Confederates in the Attic: Dispatches from the Unfinished Civil War – Tony Horowitz.
Although a bit dated now that it’s 20 years old, this still stands as one of the best, recent books about the Civil War. But it’s not your standard rehash or reviewing of the 1861-1865 war. Instead it views the war through the prism of the 1990s South, where in some places you would think the war ended a week ago and in others every reference to the war is carefully buried and hidden behind more marketable local history.
Horowitz, a Virginia native who returned to the States after over a decade abroad, travelled through the South in 1994-95, visiting many of the most important war sites and talking to folks to try to figure out what the war meant 130 years after its end. It’s a very interesting book to read as a Northerner because I can’t help but think many of the people Horowitz talked to during his trek are nuts. It’s not me at my most tolerant, but I’ve always been in the “Shut Up, You Lost The War” camp. I don’t have a lot of patience for people who look (now) 150 years in the past and think that was a better time that needs to be remembered and even celebrated. There are plenty of "southern" traditions that can be carried forward without honoring things that were directly tied to the war (i.e. the Confederate battle flag) or believing that anything Northern is evil because of what happened to your great-great-grandfather.
Two disclaimers. 1) You can find nut jobs in any part of the country, from all political and socio-economic perspectives. It’s not just the South. They get more attention, though, because of our nation’s history and how they’ve clung to the differences that literally split the country for four years. 2) I think things have changed even more since the book was published. Yes, the South is still, mostly, politically controlled by deeply conservative people who use the memory of Southern values and Northern aggression and appeal to “states’ rights” to gain and maintain power. But we’re another generation down the road. History has faded a little more, southern cities are often barely distinguishable from their northern cousins, accents get worn away, and while racism isn’t gone, it gets pushed a little deeper into the closet, taken out only when certain relatives come to visit and even then only reluctantly.
Still, the folks who sit around celebrating the glory of the Confederacy are nuts. Sorry.
Other than that unsettling bit, the part of the book I found most interesting was how many accepted truths of the Civil War were beginning to be rethought, debunked, and rewritten just as Horowitz was taking his trip. Careful examinations of both the written records of battle and the physical qualities of the battlefields were revealing how many stories written by both Union and Confederate survivors and sympathizers often did not reflect what actually happened during the hostilities. Not major changes like, "The Union actually won this battle even though it was generally accept to be a Southern victory." But rather the specifics of battles like Corinth in Mississippi and even Gettysburg were being shown to have occurred very differently that the long accepted histories. I’m far from a Civil War historian, but it would be very interesting to read one of the classic recountings of the war that was written before 1990, and then another written more recently that takes this new research into account. Funny how even a "modern" war can have its history change as time passes.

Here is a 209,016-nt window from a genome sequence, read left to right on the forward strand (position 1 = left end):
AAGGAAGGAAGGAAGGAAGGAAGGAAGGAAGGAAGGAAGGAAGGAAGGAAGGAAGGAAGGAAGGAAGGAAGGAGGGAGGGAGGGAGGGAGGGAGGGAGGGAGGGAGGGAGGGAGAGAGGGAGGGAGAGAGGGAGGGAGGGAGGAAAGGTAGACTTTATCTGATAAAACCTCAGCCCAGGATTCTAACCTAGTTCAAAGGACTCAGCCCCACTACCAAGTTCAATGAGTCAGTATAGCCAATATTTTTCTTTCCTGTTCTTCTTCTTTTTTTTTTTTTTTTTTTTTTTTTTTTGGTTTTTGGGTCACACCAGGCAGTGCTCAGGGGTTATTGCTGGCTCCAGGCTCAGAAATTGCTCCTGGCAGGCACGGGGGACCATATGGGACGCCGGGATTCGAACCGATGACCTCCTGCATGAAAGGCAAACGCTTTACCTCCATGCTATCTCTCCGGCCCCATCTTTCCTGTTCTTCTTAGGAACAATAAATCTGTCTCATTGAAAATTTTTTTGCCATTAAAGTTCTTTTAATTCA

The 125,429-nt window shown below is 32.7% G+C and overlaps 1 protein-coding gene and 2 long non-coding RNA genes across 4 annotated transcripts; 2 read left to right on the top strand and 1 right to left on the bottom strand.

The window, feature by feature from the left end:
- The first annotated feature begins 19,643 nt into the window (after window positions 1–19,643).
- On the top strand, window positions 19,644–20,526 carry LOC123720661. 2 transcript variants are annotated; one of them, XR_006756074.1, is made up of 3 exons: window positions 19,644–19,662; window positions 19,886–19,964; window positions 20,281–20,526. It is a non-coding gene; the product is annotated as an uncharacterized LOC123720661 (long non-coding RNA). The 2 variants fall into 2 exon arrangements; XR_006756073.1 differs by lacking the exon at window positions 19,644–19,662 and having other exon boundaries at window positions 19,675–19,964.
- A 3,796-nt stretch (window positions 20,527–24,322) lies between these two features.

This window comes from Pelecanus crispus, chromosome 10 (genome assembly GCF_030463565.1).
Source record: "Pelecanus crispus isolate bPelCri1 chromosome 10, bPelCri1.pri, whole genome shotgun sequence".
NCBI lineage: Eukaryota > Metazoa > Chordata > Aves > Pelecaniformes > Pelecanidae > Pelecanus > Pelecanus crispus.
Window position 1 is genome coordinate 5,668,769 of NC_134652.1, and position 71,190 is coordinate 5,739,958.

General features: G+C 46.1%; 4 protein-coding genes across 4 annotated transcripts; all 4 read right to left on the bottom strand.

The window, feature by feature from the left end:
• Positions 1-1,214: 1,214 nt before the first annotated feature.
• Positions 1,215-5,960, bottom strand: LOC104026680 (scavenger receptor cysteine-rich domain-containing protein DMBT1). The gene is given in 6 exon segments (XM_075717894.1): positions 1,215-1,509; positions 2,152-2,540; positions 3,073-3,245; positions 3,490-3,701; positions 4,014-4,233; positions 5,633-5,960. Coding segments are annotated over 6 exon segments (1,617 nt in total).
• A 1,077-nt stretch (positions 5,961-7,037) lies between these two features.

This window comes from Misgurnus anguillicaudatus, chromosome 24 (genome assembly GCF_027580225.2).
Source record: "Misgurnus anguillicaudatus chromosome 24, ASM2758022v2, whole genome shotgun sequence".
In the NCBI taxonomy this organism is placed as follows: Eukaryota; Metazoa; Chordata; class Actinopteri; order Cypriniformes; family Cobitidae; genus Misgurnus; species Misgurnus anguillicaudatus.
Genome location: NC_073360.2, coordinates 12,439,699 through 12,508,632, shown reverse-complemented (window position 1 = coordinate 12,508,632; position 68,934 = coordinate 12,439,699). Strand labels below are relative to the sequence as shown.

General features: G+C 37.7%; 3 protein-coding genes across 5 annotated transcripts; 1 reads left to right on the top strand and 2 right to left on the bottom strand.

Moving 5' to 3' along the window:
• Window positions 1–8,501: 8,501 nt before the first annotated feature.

The New Republic: A Novel (P.S.) – Lionel Shriver.
In The Plex: How Google Thinks, Works, and Shapes Our Lives – Steven Levy.
It’s been a tough couple of weeks, reading-wise. I normally have a book or two each year that I start, can’t get into, and give up on. I’ve had two in the last two weeks. “The New Republic” got fantastic reviews, won some awards, and had been on my To Read list for a while. I think I picked the wrong week to try to read it1, because it just didn’t connect. I gave it 20 pages and tossed it aside. I think I’ll give it another shot at some point, because I love the idea it’s based on.
As for “In The Plex”, Levy’s look at the rise of Google, I was surprised I couldn’t get into it. I’ve read three of Levy’s tech-geek books and enjoyed each of them. Where his other books were light and fun, this felt more like a business book, and just did not grab me. I tried for nearly 200 pages, but did not find the story terribly interesting. You can only read so many words about how the engineers at Google tweaked their ad algorithms to get better results and not get frustrated. Perhaps the better, more interesting story was deeper in the book. But I couldn’t take another chapter about the math of Google’s rise. Maybe it’s just because I’m an Apple fan and feel indifferent towards Google, but I liked Levy’s books about the iPod, the Mac, and the early days of the home computer a lot more.
Tenth of December: Stories – George Saunders. Saunders is a genius. Literally. Which makes it tough to write about his work, since I’m obviously not going to come close to matching his words. That task is made doubly hard since this is a collection of short stories. It’s always hard to write about short story collections, as they may have nothing to do with each other but I somehow have to find connections.
Here there are connections, though. Most of the stories are about finding identity in the modern world. Whether through moral stands or finding the right mix of pharmaceuticals, Saunders’ characters are all faced with moments in which they can either carve out their niche or fade into anonymity. Plus each story is a little dark, a little twisted, and, at some point, kind of painfully fun.
- And stop sniffing glue. ↩